The opinion of the court was delivered by: Pollak, J.
This action arises out of an attempt by plaintiff Forcine Concrete & Construction Co. ("Forcine"), a Pennsylvania corporation, to sell one of its laser screeds (the "Machine"). Forcine has filed suit against (1) Manning Equipment Sales & Services ("MES&S"), a Michigan corporation, (2) John Manning, the president of MES&S and a resident of Michigan, (3) MES&S employees Patty Clemons and James Winters,*fn1 both Michigan residents, (4) Somero Enterprises, Inc. ("Somero"), a Delaware corporation previously headquartered in New Hampshire and currently headquartered in Florida, and (5) Somero employee Myron Hillock, a Michigan resident. Plaintiff contends in Counts I and II that defendants violated the Pennsylvania Unfair Trade Practices and Consumer Protection Law ("UTPCPL"). Count III of Forcine's complaint claims that each of the defendants committed fraud against each of the defendants, while Counts IV and V allege that MES&S breached an oral contract and committed conversion, and Count VI seeks to allege civil conspiracy against Manning, Winters, Clemons, and Hillock. Defendants filed motions to dismiss the complaint for failure to state a claim on which relief may be granted, pursuant to Rule 12(b)(6) of the Federal Rules of Civil Procedure. This case was subsequently stayed after MES&S entered bankruptcy proceedings, but this court granted plaintiff's motion to lift the stay as to all parties except MES&S on March 16, 2010. The motions to dismiss are therefore ripe for determination as to all parties but MES&S.*fn2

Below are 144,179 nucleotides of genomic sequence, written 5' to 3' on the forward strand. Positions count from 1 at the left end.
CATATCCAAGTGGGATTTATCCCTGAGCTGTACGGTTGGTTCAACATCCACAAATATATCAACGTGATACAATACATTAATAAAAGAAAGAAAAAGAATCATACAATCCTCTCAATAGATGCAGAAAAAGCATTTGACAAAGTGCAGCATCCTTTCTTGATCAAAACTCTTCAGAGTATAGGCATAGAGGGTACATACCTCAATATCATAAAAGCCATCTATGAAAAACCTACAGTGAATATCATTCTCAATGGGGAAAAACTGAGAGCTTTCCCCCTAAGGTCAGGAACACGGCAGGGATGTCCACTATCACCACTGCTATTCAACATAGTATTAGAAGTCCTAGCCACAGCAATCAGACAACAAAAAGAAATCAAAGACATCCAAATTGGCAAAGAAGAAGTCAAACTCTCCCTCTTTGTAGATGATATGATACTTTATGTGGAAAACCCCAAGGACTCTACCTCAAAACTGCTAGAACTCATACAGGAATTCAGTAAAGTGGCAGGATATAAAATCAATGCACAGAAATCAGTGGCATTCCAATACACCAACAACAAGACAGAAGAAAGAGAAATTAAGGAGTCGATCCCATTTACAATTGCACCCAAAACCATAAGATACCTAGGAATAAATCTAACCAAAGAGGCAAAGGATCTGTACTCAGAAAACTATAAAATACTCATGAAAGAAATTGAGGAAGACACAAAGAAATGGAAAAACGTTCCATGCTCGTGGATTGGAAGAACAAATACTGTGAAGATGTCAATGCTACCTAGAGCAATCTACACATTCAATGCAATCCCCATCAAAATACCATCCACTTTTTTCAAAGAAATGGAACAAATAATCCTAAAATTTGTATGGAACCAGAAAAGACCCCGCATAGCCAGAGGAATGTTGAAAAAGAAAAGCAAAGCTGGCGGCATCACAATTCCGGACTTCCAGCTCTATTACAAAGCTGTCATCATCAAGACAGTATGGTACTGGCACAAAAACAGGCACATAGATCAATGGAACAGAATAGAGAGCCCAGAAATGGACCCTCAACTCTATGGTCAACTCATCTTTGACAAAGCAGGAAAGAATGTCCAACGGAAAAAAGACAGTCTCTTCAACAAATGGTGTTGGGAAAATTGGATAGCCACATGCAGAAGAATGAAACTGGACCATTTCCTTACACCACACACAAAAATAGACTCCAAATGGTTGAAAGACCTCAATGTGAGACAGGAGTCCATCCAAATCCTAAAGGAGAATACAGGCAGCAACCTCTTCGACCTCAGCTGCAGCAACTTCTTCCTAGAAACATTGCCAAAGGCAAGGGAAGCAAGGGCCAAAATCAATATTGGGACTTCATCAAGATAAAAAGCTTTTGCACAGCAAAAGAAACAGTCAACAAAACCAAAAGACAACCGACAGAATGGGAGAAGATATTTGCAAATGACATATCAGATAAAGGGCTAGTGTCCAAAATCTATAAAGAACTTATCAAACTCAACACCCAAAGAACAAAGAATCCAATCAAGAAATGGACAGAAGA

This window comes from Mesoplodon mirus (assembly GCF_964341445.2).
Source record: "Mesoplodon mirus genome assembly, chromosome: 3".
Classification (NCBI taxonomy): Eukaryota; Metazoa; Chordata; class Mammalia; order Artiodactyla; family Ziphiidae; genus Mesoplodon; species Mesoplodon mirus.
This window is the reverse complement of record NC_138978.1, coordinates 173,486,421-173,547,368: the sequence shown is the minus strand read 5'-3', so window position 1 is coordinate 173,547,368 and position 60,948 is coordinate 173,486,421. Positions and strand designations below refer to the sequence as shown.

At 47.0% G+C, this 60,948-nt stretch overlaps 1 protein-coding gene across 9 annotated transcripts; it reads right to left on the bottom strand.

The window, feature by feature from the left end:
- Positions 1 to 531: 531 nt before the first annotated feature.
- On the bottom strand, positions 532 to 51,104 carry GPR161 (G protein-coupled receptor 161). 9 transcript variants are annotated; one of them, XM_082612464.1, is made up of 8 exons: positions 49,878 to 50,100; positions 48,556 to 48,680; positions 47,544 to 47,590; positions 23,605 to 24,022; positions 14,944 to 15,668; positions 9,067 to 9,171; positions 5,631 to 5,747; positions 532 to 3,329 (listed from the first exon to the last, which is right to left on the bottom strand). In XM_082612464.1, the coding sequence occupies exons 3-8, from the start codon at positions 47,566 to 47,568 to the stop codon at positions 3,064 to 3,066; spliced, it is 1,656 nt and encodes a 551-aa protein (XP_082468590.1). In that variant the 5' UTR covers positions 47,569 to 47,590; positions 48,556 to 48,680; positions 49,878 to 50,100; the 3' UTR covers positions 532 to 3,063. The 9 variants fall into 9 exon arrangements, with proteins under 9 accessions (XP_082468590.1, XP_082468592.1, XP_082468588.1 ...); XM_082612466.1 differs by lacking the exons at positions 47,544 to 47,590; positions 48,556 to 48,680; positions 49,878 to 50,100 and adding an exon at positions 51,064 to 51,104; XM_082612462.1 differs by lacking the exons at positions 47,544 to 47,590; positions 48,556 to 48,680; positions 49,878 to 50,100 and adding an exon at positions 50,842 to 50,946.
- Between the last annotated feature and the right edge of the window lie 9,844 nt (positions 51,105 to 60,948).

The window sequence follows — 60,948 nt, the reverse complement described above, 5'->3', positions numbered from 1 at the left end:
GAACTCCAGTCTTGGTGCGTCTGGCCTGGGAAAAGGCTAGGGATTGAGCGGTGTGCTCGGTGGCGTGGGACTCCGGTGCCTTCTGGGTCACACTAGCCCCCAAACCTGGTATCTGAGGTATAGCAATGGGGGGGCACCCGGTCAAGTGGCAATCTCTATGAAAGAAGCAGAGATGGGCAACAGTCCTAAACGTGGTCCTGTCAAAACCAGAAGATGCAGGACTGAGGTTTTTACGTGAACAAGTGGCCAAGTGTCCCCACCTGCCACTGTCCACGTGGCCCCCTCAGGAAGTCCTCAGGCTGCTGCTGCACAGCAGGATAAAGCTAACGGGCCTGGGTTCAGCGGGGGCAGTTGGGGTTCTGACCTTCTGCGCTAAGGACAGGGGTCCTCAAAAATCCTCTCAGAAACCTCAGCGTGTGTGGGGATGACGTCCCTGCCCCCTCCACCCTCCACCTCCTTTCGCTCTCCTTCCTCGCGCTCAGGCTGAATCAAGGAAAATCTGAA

The allegations as set out in the complaint are as follows: In May of 2007, Forcine purchased two new laser screeds from Somero. Shortly thereafter, Forcine called Somero to express interest in selling the Machine and spoke with Myron Hillock. Hillock, working in concert with MES&S, offered Forcine an "artificially low" sale price -- $45,000 -- for the Machine, and recommended that Forcine contact MES&S for a quick sale at a better price. Compl. ¶¶ 13-14. Forcine then spoke with James Winters at MES&S, who asked about the condition of the Machine. Forcine recommended that Winters call "Matt," a different Somero representative, who informed Winters that the Machine "was in excellent shape." Id. ¶¶ 17-18. After this conversation, Winters "agreed to sell the Machine" on Forcine's behalf "in exchange for a five[ ]percent . . . commission." Id. ¶ 19. In June 2007, Winters told Forcine that MES&S had a purchaser for the Machine and that Forcine would receive between $70,000 and $75,000 for the sale. Forcine "agreed to allow MES&S to sell the Machine," and in June 2007, MES&S picked up the Machine. Id. ¶¶ 23, 25.